An initial investigation of the orbitofrontal cortex hyperactivity in obsessive-compulsive disorder: Exaggerated representations of anticipated aversive events?

Stefan Ursu, Cameron S Carter

Research output: Contribution to journalArticlepeer-review

33 Scopus citations

Abstract

Orbitofrontal cortical (OFC) dysfunction has been repeatedly involved in obsessive-compulsive disorder, but the precise significance of this abnormality is still unclear. Current neurocognitive models propose that specific areas of the OFC contribute to behavioral regulation by representing the anticipated affective value of future events. This leads to the hypothesis that these OFC areas are hyperactive in patients, reflecting ruminative preoccupation with future aversive events. In experimental situations, such hyperactivity should be triggered by negative affect in response to high likelihood of events such as the conflict between simultaneously active incompatible responses, which can potentially lead to poor task performance. We tested this hypothesis by examining fMRI indices of brain activity of 15 OCD patients and 15 matched controls. Subjects were scanned while performing a cognitive task which involved responding to cues and subsequent probes, and some of the probes elicited response conflict. Relative to controls, the lateral OFC of patients was specifically hyperactive to cues associated with high proportion of subsequent high-conflict probes. The level of OFC hyperactivity correlated directly with the severity of anxiety symptoms. These results support the hypothesis that OCD is characterized by exaggerated OFC representations of anticipated aversive events.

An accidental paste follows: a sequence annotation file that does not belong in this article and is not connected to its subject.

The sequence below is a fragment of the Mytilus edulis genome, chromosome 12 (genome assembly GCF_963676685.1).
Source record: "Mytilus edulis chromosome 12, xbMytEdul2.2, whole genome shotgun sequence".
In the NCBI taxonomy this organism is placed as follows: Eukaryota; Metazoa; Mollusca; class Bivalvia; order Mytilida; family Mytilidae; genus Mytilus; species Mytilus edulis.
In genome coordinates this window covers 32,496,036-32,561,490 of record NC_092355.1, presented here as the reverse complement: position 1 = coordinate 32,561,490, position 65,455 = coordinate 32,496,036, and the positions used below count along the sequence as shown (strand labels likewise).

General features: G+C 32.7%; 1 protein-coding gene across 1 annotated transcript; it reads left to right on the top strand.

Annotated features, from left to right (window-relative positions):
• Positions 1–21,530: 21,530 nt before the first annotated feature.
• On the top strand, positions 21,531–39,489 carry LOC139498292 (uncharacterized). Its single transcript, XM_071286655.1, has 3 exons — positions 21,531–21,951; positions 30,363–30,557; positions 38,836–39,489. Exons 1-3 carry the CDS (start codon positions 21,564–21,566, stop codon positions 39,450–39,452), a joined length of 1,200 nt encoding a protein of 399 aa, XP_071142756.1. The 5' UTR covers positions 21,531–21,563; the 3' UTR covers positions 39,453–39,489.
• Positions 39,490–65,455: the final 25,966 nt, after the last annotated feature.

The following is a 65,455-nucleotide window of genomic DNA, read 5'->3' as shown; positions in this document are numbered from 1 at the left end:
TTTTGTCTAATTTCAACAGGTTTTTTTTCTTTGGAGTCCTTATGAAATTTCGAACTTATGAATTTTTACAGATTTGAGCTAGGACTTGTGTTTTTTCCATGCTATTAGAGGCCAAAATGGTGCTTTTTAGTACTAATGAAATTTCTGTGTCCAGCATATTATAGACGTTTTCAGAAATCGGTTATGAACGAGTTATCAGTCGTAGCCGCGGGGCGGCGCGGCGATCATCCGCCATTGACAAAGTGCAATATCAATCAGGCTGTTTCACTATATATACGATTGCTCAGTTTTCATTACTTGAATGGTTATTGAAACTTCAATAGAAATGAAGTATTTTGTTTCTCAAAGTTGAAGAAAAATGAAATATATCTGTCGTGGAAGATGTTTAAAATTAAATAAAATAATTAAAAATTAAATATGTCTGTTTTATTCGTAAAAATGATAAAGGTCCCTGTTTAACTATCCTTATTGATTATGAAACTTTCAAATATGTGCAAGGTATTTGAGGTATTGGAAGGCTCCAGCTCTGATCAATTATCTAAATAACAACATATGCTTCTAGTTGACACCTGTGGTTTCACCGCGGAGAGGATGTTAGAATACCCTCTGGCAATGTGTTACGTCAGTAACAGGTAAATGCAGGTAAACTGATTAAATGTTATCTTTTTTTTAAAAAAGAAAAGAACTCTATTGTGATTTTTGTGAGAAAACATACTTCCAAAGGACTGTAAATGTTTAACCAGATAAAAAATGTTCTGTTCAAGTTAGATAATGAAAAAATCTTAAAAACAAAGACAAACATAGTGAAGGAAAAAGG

Original languageEnglish (US)
Pages (from-to)2145-2148
Number of pages4
JournalNeuropsychologia
Volume47
Issue number10
DOIs
StatePublished - Aug 2009

Keywords

  • Anxiety
  • Continuous performance task
  • Errors
  • Executive control
  • Negative affect
  • Orbital cortex
  • Prefrontal cortex

ASJC Scopus subject areas

  • Behavioral Neuroscience
  • Cognitive Neuroscience
  • Experimental and Cognitive Psychology

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